Thankfully we have what every long distance cyclist needs; a Mothership, or, in this case a Fathership, who has cast a few tools in our direction to be collected in approximately 200km time. … *gulp* .  On top of this a rim inspection (again, not a kinky sex game) has revealed cracking on Liz’s rim (see pic). …. God (and maybe BIGTOOL and ROADMAMBA if we could get close enough to a web connection to ask them) alone knows what this means….. anyone?

ps – we have turned Right and are now cycling through Laos to get to Saigon… if anyone is interested..





Planning our Tet offensive – cycling Vietnam

10 02 2011

A Tet-mas Tree

Riding the inner North – South Ho Chi Minh wiggle had been traffic light, mud heavy. The road was coated with a persistent thin film of watery mud that our back tyres kicked high up our backs and over our heads to rain orange grit down on us from above. Mud clots clumped in our hair and packed into our ears. It had been a big decision not to fit the bikes with mud guards, which, on balance, was the right one; the vast majority of our days have been dry and a mud guard is yet another thing to break and yet another weight to justify – but with the road raining down on us and pop-corning up from below, it was sorely missed.  Our tolerance for all things wet, grey, and cold was beginning to rub – we had been pushing south for weeks now and the sun seemed as far off as ever it was. And Tet was lurking unimaginably before us; ‘Nothing will be open’ we had been warned ‘no guest houses no hotels no food no shops no nothing no anything’. Everyone knew something, but everyone’s something was soon huffed over and out by someone elses something else. These things we did know a) Tet is New Year but is more like Christmas b) everything may be closed at some point for some indeterminable length of time. Or not.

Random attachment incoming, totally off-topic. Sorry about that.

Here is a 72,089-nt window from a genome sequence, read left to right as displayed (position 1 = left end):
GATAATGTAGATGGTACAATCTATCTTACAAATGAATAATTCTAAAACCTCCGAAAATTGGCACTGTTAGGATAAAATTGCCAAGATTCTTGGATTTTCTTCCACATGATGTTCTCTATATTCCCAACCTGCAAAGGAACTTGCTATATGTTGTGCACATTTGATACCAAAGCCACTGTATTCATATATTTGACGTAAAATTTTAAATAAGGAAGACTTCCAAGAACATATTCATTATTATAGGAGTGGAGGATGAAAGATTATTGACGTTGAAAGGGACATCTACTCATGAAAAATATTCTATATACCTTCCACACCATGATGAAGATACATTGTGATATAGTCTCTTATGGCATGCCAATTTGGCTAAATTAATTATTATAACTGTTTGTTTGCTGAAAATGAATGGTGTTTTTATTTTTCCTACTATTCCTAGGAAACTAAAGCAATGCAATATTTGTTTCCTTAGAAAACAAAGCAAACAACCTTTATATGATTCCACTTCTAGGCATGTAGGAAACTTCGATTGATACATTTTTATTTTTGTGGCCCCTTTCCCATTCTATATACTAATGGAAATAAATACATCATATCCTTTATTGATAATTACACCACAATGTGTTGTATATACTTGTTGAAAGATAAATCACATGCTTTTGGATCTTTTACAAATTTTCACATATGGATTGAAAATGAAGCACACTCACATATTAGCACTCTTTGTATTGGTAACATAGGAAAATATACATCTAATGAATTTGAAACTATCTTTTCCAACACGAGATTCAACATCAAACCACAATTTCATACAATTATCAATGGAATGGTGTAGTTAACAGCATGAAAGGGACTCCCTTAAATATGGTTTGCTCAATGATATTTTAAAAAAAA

For this whole bag of reasons we decided to move back onto the other North-South vein– the 1. Quicker, dryer, more ‘main’, more danger; But not, thankfully, during Tet. We moved onto the 1 about a day before Tet eve, lining into it at a big knuckle town with a super market – A Big C. Lacking any further information and/or guidance other than ‘no’ and ‘don’t do it’ we decided to plan our own Tet offensive around the only fathomable time indication we could find; the Big C opening hours. Big C was closed for two full days thus, we surmised, we needed to ensure we had all our food, snack etc provisions for two full days too –after which, if Big C is back in the game surely pho (noodle) and com (rice) shacks will be too. So we stacked up with tins of tuna, noodles, chocolate and peanuts and crossed all our extremities on the accommodation front.

As it turned out cycling the 1 during Tet was both a blessing and a quite literal pain in all sorts of bodily fringe areas. The road was bare; not a whiff of truck dust or roar of sleeper bus ran its glitzy neck. It was ours! While there is little of visual interest along the edge of the 1, this traffic nakedness did mean that we could ride side by side for once; a leisurely treat usually only available on the sleepiest of sleepy lanes. And (thank all the baby cheeses!) while many guest houses where closed there were a good few open; AND we even managed to blag a full cooked meal on one of our “closed” days!

Caught between the sticky rice and the bean

However in the danger void left by the traffic came a profusion of small boys wielding their shinny Tet gifts; riding high on a diet of Tet candy. With boredom and sugar crashing through their veins these small boys fell into near apoplexy when they saw us coming. For the majority of our encounters (of which there were many many) this meant nothing more than a sudden cyclonic whipping up of small-boy-tumbleweed which scuttled down the road after us for a while until it a’whooped and a’hollered itself out. But for other small-boy-clusters, those whom the Claus of Tet had blessed with shiny new cap guns, we meant target practice. A cap gun, it turned out, is a surprisingly common Tet gift; and surprisingly surprising when on a bike. Thus, cycling during Tet turned out to be somewhat of an obstacle course – Catherine scored two hits from a cap gun, one slap on the arm, and one stroke with a bouquet of feathers; Liz  scored two drunken shoulder slaps, one feather stroke, and one hit by a handful of pebbles. All, it must be noted, while we were in motion!





Up the Himalayas!

4 02 2011

Cying Video – better late than never….